A quick rollout of mobile telephone services in Iraq looks increasingly unlikely as the Pentagon probes alleged corruption in the awarding of licences, the Middle East Economic Survey (MEES) reported.
Iraq's ministry of communications had stressed the systems must be operational within two months when contracts were signed with three consortiums on Oct. 6.
Egypt's Orascom Telecom Holding, Kuwait's National Mobile Telecommunications (AsiaCell) and Kuwait's Mobile Telecommunications Company (AtheerTel) were even put into a race where the first to establish a system in its designated area would then be able to start competing in the other two regions.
However, predictions that Iraq would have a mobile network in place by the end of the year "are looking increasingly unlikely, because the signing of the contracts has been delayed by a Pentagon investigation into allegations of corruption in the license awards," the newsletter says.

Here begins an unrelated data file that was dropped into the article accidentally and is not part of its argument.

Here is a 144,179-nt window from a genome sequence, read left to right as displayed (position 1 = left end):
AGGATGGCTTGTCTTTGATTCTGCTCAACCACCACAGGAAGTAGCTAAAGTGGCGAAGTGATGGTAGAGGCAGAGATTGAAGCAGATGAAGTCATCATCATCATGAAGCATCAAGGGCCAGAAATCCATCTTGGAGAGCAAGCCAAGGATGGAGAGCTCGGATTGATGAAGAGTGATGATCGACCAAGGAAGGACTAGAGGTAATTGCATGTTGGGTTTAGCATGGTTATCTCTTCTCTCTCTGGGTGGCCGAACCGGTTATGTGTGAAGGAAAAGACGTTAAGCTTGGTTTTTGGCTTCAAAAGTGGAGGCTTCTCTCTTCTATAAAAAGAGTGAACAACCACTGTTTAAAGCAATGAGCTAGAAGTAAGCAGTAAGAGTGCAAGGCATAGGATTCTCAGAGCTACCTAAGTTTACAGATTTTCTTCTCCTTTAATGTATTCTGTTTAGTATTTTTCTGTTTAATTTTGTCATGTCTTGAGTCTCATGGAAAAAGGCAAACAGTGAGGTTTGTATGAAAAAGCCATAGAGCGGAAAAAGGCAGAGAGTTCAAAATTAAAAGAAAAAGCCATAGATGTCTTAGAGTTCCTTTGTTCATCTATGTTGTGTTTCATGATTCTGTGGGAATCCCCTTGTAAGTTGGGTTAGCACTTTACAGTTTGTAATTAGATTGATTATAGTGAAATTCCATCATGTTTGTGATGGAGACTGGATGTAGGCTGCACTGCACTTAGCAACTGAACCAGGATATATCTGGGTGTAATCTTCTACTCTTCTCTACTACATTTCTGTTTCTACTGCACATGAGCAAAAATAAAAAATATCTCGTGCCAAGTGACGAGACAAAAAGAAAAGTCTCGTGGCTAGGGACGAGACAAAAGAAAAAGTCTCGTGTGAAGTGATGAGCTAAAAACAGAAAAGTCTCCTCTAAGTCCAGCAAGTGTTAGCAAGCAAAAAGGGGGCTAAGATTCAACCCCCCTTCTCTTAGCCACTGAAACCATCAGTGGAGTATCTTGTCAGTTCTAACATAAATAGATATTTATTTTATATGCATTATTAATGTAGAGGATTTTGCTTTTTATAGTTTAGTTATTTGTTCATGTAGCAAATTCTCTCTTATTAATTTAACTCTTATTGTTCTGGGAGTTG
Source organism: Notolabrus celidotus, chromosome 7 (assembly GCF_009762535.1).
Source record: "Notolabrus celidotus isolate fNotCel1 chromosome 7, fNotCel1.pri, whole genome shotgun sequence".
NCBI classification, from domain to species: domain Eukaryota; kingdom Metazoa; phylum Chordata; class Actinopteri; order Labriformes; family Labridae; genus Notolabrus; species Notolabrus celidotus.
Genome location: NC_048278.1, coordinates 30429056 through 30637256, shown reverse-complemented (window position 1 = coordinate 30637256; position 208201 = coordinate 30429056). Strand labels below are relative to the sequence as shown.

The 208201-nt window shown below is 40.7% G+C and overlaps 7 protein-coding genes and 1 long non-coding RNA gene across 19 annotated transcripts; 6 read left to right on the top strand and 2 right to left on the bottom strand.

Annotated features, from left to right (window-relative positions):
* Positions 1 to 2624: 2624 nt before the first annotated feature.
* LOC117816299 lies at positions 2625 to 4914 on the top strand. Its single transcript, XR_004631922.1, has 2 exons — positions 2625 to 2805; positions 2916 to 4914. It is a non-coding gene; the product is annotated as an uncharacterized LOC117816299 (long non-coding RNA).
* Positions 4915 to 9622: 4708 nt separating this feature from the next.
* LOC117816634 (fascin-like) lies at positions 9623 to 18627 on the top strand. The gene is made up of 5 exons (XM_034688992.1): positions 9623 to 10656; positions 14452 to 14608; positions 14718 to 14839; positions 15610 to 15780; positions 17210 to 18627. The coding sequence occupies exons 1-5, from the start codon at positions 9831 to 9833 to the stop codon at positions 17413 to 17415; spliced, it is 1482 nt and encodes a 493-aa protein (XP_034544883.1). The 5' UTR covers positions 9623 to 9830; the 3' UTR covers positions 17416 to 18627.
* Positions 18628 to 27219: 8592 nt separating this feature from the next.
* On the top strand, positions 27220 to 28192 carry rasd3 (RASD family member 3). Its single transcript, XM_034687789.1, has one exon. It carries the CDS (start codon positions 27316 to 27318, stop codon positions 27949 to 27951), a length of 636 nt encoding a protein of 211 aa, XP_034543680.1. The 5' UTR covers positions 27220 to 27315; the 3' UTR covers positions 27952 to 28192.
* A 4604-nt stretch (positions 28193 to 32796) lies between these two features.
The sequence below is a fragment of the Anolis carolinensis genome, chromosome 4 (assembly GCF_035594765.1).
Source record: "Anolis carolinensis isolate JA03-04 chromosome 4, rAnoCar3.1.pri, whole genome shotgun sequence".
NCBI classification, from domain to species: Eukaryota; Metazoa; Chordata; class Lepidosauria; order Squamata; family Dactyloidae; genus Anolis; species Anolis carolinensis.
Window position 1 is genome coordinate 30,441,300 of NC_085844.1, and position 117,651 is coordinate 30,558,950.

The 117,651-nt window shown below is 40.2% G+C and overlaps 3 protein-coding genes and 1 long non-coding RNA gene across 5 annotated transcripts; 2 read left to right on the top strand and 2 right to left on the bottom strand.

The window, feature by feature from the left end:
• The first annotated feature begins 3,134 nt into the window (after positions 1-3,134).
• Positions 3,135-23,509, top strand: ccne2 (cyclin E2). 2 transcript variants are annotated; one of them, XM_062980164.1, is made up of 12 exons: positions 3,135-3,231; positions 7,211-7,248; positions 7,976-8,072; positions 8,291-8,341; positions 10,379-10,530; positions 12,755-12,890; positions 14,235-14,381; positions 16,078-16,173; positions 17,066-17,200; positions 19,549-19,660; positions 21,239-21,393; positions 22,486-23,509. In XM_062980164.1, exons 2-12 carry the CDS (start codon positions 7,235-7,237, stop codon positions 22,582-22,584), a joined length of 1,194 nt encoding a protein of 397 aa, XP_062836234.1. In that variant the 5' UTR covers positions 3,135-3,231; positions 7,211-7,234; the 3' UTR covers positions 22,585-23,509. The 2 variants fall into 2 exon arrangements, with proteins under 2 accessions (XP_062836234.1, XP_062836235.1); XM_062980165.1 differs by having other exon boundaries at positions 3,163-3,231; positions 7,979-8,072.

The Financial Times reported last week that two Coalition Provisional Authority (CPA) officials and interim Telecommunications Minister Haidar al-Abbadi, were under investigations over allegations of bribery regarding the Orascom contract.
Orascom and partners deny paying any bribes as does Abbadi.
The industry newsletter quoted one of the unsuccessful bidders as saying: "There are just too many accusations flying around about special interest groups and individuals with certain connections. They will have to investigate the whole procedure even if it is just to show there is no impropriety.
MEES says: "The current inquiry, which is in a preliminary stage, is apparently being conducted by the Pentagon Inspector General's Office following claims that the contracts were awarded on the basis of political connections rather than on technical merit."
"As soon as the awards were made they sparked controversy with many alleging that the procedure was not sufficiently transparent and favored special interest groups particularly from within the current ruling circles in Iraq," adds the Cyprus-based newsletter.
Orascom has been chosen for the central region which includes Baghdad, AsiaCell for the north, and AtheerTel for the south.
Last week, Kuwait's Mobile Telecommunications Co said its southern network has been delayed for security reasons, but insisted the project will go ahead.
Until the new systems are up and running, Iraq remains the only country in the Middle East and North Africa not to have a mobile network.